Auckland Art Fair 2021: NEW WORKS

24 - 28 Feb 2021

For the 2021 Auckland Art Fair, Visions is presenting a selection of superb works by Eddie Clemens, Georgie Hill, Paul Johns, Emily Karaka, Angela Lane, Jae Hoon Lee, and Laurie Steer.


The work of Eddie Clemens takes place in the interstices between film, performance, and sculpture. The artist combines fabrication, photography, prototyping, and video editing to unlock unconventional, orthogonal avenues of investigation. His works form an ongoing discussion of the idea that the artefacts of physical culture are carriers of narratives, links in an expansive and cryptic informational matrix that is indistinguishable from the everyday.


Georgie Hill has long been concerned with early abstraction by women artists, the visibility of these figures, and the gendered politics of watercolour. Her works subvert the medium’s limits or expectations, deploying tightly composed systems of pattern, line, and colour. Recent works include diagrammatic lines incised into the paper surface, which contain and direct the often chaotic and hypnotic energies of the broader patterns.


Paul Johns was born in 1951 in Ōtautahi, where he continues to live and work. He is a graduate of the University of Canterbury’s School of Fine Arts. His first solo exhibition was held at the Canterbury Society of Arts in 1976. From early on, his practice has addressed questions of intimacy and belonging, and shown a strong interest in sexuality and gender. He draws on aspects of conceptual and pop art, working with diverse media, including found objects, neon, painting, and photography.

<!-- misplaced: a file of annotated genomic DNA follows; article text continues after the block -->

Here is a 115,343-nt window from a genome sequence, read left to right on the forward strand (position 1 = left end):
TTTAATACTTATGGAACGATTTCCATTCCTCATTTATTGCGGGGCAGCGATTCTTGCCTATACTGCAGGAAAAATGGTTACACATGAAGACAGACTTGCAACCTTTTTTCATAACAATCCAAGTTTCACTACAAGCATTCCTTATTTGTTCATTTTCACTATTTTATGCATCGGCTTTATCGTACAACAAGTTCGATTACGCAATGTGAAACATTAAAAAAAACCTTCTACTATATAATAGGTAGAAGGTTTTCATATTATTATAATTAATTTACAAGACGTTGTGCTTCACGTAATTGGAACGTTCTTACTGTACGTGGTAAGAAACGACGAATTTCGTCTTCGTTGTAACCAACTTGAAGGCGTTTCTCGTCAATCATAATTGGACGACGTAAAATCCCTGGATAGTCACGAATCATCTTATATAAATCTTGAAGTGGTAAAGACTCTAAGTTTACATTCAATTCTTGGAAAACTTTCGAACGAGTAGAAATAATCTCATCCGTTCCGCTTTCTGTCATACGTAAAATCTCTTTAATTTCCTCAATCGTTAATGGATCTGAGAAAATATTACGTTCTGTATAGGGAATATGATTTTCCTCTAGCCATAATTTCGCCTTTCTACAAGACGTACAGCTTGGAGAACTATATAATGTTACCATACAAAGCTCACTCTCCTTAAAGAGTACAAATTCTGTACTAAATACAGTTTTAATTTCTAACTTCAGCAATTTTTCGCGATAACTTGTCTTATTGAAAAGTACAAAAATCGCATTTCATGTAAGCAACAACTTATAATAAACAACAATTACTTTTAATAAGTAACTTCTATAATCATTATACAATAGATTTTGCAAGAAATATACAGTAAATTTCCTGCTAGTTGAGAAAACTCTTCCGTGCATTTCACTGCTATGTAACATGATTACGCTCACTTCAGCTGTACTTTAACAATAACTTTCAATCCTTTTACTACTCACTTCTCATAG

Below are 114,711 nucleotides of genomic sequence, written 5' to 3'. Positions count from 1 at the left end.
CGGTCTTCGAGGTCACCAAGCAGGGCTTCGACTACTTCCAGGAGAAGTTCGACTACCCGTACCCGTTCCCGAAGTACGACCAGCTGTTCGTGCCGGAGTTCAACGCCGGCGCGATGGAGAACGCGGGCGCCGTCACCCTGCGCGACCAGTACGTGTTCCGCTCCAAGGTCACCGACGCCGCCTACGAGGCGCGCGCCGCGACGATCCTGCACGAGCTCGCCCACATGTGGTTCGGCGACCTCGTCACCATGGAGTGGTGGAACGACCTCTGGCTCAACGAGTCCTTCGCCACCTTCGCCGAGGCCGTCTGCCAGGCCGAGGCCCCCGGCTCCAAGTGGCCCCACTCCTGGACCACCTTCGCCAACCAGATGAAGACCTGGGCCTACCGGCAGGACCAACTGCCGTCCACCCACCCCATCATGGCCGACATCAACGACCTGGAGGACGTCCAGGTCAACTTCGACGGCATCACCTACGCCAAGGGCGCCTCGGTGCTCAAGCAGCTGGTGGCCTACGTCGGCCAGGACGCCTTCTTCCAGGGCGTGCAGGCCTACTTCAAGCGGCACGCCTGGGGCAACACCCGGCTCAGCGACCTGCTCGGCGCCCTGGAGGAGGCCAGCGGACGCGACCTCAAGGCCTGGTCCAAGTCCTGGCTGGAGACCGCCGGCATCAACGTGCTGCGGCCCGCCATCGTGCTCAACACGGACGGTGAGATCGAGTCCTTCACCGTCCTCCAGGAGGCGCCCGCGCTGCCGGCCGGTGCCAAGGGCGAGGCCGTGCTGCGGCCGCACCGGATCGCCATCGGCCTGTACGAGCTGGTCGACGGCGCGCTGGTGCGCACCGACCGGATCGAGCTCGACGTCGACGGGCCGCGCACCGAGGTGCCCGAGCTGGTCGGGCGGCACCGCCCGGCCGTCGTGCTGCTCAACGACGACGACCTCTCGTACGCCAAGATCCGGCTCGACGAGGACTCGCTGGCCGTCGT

Emily Karaka was born in 1952 in Tāmaki Makaurau, where she continues to live and work. She is of Ngāpuhi (Ngāti Hine) and Waikato (Te Kawerau a Maki, Ngāti Tamaoho, Ngāi Tai ki Tāmaki, and Te Ahiwaru) affiliations, and has been exhibiting for over 40 years. Her paintings draw on diverse art-making traditions, including toi whakairo (carving) and abstract expressionism. Characterised by dazzling colour and emotional intensity, they frequently incorporate text, and tie into the artist’s longstanding work advocating for tino rangatiratanga (self-determination).


Jae Hoon Lee grew up in Seoul, moved to the United States in 1993 to study at the San Francisco Art Institute, and then to Tāmaki Makaurau in 1998. He holds Master of Fine Arts (2001) and Doctor of Fine Arts (2012) degrees from the University of Auckland’s Elam School of Fine Arts. Lee’s multiple migrations and his preoccupation with expanding technological advances have continued to define and inform his practice. His work makes apparent his enduring interest in place, movement, individuality, and the skin as point of difference.


Angela Lane is a painter whose landscapes subtly shift between the real and the imagined, splicing memories and sightings. For over a decade she has focussed her attention on the portentous and prophetic connotations of phenomena, both natural and unnatural, the intimate scale of her paintings forcing us to get close and step inside. Lane is a quasi-geologist and a pseudo-meteorologist, cramming massive events into tiny spaces, painting things she only partially comprehends.


Laurie Steer questions and experiments with ceramics production and tradition. While maintaining strong links to ancient pottery techniques and aesthetics, his vessels often sprout strange protuberances or spikes, assuming fantastical forms suspended somewhere between fine art ceramics and craft pottery. His work has been exhibited throughout New Zealand and Australia, and he produces an ever changing line of extraordinarily popular pseudo-domestic ware.

Installation Views